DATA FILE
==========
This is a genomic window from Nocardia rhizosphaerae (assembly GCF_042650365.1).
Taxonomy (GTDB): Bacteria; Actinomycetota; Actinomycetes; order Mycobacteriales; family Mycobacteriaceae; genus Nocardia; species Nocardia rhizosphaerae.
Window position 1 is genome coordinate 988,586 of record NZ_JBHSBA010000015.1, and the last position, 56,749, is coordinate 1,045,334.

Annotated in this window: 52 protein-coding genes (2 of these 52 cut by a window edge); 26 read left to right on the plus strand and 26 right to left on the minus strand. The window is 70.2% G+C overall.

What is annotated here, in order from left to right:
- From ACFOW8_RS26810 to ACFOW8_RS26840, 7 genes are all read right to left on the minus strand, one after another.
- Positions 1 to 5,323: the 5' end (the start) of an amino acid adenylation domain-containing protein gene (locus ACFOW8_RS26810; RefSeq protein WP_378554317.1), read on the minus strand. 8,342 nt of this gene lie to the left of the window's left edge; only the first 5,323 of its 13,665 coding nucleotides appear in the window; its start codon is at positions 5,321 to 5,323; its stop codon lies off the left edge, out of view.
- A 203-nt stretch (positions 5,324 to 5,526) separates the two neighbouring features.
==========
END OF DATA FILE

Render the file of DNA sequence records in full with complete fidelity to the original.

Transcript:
This is a genomic window from Nocardia rhizosphaerae (assembly GCF_042650365.1).
Taxonomy (GTDB): Bacteria; Actinomycetota; Actinomycetes; order Mycobacteriales; family Mycobacteriaceae; genus Nocardia; species Nocardia rhizosphaerae.
Window position 1 is genome coordinate 988,586 of record NZ_JBHSBA010000015.1, and the last position, 56,749, is coordinate 1,045,334.

Annotated in this window: 52 protein-coding genes (2 of these 52 cut by a window edge); 26 read left to right on the plus strand and 26 right to left on the minus strand. The window is 70.2% G+C overall.

What is annotated here, in order from left to right:
- From ACFOW8_RS26810 to ACFOW8_RS26840, 7 genes are all read right to left on the minus strand, one after another.
- Positions 1 to 5,323: the 5' end (the start) of an amino acid adenylation domain-containing protein gene (locus ACFOW8_RS26810; RefSeq protein WP_378554317.1), read on the minus strand. 8,342 nt of this gene lie to the left of the window's left edge; only the first 5,323 of its 13,665 coding nucleotides appear in the window; its start codon is at positions 5,321 to 5,323; its stop codon lies off the left edge, out of view.
- A 203-nt stretch (positions 5,324 to 5,526) separates the two neighbouring features.